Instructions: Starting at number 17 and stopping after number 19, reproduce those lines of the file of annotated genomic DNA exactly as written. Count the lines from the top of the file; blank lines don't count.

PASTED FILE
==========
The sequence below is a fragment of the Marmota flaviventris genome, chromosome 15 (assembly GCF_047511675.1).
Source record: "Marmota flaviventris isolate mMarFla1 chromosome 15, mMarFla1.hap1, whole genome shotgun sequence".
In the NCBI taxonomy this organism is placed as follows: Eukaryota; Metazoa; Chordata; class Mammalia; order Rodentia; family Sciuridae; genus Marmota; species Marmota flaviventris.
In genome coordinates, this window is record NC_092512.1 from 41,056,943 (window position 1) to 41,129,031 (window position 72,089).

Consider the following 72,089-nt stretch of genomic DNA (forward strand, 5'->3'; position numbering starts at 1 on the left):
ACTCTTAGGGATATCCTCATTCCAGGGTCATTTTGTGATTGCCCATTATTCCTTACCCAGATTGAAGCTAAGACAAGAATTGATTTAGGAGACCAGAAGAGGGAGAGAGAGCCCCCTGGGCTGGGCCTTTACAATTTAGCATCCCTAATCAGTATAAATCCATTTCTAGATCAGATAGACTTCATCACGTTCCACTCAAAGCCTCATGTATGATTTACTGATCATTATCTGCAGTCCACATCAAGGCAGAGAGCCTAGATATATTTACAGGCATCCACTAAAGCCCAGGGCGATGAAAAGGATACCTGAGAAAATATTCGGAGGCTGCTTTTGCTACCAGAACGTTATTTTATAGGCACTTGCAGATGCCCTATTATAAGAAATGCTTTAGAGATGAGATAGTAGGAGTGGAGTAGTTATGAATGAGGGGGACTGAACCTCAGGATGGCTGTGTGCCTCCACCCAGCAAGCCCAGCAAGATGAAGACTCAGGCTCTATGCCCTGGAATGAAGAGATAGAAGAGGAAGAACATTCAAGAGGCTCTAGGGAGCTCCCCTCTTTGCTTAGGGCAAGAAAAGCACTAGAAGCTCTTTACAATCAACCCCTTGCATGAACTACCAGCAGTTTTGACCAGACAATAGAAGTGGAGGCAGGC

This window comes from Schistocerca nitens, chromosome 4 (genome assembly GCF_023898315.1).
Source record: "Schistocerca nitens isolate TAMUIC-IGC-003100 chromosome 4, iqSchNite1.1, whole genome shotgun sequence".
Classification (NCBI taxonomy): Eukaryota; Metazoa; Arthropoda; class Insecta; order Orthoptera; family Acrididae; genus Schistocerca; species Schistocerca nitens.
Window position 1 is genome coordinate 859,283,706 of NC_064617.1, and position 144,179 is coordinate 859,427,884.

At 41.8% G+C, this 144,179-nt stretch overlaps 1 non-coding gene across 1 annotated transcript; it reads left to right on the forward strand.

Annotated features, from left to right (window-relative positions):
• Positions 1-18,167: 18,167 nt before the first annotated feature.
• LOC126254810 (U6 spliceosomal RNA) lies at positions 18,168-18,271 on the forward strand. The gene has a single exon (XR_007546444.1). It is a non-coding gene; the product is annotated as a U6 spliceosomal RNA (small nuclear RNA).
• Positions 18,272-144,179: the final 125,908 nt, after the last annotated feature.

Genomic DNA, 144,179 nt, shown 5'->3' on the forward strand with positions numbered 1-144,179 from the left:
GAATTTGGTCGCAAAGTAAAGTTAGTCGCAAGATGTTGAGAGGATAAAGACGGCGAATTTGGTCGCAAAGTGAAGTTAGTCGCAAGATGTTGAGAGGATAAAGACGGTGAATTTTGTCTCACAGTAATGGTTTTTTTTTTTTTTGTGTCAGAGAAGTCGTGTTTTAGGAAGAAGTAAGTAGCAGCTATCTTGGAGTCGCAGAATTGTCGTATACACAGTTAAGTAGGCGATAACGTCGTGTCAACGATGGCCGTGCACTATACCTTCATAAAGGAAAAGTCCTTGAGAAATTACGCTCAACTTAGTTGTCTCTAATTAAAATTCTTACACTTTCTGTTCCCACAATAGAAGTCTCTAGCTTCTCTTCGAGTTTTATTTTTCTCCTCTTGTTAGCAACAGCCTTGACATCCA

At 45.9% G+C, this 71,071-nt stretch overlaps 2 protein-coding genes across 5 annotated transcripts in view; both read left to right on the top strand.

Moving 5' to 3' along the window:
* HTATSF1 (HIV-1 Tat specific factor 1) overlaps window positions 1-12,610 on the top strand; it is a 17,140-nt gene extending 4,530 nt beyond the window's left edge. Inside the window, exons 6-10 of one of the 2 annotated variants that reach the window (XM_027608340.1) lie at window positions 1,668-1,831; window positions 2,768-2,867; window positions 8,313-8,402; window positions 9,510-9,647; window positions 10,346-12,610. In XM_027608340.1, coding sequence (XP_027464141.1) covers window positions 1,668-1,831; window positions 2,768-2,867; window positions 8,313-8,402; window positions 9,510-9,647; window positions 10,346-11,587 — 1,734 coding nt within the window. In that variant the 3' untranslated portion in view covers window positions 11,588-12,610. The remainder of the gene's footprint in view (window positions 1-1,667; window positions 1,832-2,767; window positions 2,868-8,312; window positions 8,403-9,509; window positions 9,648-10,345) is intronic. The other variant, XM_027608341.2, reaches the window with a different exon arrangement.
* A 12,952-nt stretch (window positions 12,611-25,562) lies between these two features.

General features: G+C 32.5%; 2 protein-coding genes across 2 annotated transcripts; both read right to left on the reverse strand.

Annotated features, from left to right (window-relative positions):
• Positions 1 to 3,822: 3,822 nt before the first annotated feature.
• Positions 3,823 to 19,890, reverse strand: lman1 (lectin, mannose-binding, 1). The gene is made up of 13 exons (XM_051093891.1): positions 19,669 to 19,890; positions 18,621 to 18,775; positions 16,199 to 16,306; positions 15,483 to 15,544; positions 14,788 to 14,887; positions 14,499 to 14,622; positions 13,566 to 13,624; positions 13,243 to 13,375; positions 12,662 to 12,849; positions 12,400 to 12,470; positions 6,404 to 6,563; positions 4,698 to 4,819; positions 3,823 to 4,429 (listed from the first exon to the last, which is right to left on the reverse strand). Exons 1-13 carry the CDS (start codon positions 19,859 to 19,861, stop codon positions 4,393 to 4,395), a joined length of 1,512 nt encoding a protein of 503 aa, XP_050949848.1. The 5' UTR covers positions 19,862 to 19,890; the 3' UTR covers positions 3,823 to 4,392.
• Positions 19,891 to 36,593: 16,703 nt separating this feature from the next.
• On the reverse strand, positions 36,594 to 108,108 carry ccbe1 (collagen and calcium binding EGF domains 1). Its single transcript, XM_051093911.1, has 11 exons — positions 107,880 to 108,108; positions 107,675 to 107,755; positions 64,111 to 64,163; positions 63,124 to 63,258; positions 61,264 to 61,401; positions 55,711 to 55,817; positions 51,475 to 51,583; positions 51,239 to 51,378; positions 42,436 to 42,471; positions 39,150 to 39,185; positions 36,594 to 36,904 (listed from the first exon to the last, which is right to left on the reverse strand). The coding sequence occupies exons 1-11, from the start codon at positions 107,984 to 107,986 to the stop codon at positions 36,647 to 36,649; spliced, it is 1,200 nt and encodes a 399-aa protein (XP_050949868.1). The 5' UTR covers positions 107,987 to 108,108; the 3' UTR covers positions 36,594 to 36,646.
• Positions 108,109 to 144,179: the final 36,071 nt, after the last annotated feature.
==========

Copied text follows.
GAATTTGGTCGCAAAGTAAAGTTAGTCGCAAGATGTTGAGAGGATAAAGACGGCGAATTTGGTCGCAAAGTGAAGTTAGTCGCAAGATGTTGAGAGGATAAAGACGGTGAATTTTGTCTCACAGTAATGGTTTTTTTTTTTTTTGTGTCAGAGAAGTCGTGTTTTAGGAAGAAGTAAGTAGCAGCTATCTTGGAGTCGCAGAATTGTCGTATACACAGTTAAGTAGGCGATAACGTCGTGTCAACGATGGCCGTGCACTATACCTTCATAAAGGAAAAGTCCTTGAGAAATTACGCTCAACTTAGTTGTCTCTAATTAAAATTCTTACACTTTCTGTTCCCACAATAGAAGTCTCTAGCTTCTCTTCGAGTTTTATTTTTCTCCTCTTGTTAGCAACAGCCTTGACATCCA

At 45.9% G+C, this 71,071-nt stretch overlaps 2 protein-coding genes across 5 annotated transcripts in view; both read left to right on the top strand.

Moving 5' to 3' along the window: